Treating Dog bites
A dog bite is always septic – that’s to say it will contain microbes. Dog saliva is a shocking culture medium containing numerous bacteria.
If you are unfortunate enough to be bitten there is a clear course of action you should follow: dog bites need urgent medical attention!
They are always deep and on top of that they are infectious.
You will need to react rigorously and specifically because failure to get treatment will almost certainly result in a deep abscess.
The victim should be taken to the nearest A&E immediately or you should call the emergency medical service.
And don’t forget to get a report from the doctor.
Armed with this you should go to the police station and file a complaint against the dog’s owner.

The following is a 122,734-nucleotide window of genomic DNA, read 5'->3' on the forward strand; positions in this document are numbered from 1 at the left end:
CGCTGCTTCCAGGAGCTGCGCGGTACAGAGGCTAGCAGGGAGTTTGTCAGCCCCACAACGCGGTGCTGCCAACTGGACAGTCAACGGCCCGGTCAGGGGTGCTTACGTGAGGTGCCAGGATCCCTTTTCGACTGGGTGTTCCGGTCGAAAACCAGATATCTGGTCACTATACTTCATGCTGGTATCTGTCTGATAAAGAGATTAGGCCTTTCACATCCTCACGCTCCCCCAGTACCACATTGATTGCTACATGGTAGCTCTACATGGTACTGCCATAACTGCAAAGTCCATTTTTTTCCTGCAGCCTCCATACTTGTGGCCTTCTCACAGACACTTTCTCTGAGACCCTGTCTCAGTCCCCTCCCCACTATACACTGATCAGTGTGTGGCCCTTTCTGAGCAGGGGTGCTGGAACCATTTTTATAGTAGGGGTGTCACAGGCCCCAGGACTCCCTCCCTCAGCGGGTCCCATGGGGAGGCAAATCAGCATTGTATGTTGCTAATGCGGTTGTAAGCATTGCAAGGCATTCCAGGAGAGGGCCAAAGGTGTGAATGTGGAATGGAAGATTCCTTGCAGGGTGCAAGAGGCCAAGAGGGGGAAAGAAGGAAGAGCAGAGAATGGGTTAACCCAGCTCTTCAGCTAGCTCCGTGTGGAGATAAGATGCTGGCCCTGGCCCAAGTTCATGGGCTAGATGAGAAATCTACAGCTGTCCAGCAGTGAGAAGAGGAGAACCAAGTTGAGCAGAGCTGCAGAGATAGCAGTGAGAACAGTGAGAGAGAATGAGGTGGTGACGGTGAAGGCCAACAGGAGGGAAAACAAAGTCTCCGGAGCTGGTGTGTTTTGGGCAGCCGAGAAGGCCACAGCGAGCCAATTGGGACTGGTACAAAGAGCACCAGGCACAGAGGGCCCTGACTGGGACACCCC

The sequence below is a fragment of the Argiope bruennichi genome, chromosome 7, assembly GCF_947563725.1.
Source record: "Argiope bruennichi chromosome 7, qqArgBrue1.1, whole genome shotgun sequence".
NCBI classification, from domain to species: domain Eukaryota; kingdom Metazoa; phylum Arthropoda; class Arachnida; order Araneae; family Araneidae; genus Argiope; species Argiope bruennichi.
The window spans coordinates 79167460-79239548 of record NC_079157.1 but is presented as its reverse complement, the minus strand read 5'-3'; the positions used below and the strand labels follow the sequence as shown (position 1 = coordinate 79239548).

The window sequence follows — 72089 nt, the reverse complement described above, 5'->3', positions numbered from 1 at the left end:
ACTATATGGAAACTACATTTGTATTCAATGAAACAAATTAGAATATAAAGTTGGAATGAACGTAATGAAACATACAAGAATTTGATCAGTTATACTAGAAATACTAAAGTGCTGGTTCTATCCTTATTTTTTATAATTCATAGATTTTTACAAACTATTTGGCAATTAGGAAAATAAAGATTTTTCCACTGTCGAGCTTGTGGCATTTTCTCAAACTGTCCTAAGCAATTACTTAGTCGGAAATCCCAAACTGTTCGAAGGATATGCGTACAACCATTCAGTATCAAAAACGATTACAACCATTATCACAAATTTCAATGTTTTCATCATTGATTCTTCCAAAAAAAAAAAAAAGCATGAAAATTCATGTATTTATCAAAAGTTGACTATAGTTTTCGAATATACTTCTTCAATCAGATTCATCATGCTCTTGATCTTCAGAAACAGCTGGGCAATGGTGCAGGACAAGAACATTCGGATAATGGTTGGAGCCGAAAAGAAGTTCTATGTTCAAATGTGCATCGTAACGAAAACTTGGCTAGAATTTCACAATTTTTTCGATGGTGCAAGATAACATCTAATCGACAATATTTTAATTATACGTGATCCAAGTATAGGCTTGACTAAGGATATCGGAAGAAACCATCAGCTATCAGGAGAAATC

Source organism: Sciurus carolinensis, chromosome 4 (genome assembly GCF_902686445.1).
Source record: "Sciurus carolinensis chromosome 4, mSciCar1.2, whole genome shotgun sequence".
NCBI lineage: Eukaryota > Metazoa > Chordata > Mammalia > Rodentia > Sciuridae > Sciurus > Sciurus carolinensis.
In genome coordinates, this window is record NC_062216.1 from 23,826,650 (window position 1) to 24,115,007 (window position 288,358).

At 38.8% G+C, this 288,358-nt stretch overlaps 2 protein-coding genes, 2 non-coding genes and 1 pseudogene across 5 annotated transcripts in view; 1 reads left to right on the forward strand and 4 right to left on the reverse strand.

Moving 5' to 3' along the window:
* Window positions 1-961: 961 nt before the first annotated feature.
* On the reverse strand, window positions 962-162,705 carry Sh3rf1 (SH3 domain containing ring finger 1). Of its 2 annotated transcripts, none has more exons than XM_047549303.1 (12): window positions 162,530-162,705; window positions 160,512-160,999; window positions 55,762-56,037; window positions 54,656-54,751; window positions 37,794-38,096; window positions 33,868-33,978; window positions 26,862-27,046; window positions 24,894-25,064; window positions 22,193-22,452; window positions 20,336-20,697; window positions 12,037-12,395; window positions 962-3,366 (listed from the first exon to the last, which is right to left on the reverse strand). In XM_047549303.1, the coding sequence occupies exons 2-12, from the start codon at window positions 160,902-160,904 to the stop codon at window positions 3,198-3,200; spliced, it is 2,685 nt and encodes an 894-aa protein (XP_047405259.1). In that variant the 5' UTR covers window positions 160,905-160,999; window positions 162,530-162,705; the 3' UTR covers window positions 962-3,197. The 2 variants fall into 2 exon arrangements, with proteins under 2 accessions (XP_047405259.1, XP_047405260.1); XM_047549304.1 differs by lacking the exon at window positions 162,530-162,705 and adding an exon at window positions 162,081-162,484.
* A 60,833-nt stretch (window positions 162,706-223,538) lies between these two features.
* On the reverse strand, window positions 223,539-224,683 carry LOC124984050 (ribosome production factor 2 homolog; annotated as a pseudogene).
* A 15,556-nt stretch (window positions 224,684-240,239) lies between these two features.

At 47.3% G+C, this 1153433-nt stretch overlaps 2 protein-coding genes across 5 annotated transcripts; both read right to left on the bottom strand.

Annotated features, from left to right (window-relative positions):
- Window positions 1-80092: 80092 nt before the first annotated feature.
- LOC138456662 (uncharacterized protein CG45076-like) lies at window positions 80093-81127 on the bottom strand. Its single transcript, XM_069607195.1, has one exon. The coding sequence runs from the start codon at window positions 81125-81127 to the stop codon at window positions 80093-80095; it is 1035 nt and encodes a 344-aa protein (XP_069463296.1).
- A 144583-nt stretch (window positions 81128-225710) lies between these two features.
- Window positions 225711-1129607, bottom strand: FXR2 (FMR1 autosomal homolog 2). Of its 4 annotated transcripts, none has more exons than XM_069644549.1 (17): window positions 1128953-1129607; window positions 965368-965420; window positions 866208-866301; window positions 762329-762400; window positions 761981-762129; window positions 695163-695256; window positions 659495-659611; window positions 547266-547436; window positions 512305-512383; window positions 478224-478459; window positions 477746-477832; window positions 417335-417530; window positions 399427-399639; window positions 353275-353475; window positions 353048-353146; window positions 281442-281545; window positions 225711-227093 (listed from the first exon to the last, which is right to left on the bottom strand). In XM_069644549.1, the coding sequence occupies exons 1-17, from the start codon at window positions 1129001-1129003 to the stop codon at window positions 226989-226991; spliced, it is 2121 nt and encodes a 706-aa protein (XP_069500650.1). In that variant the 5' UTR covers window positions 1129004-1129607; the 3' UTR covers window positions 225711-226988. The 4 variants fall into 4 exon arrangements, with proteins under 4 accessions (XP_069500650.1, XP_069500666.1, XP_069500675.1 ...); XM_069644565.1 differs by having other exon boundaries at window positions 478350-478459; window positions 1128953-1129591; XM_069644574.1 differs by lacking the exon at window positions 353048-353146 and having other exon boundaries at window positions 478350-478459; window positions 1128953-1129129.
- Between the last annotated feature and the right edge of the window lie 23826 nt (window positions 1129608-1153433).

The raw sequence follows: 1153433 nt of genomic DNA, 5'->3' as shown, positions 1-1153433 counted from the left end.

In some areas you can also contact the State Prosecutor: the owner will be obliged to provide the animal’s vaccination certificate immediately.
The police will also require the animal to be placed under observation by the veterinary service at the owner’s expense.
This is primarily to check that the dog is not carrying rabies.
If, after fifteen days, the animal shows no sign of contamination, the victim will not need to undergo anti-rabies vaccination.
However, if the dog shows any suspicious signs, vaccination will be essential and the animal will have to be put down.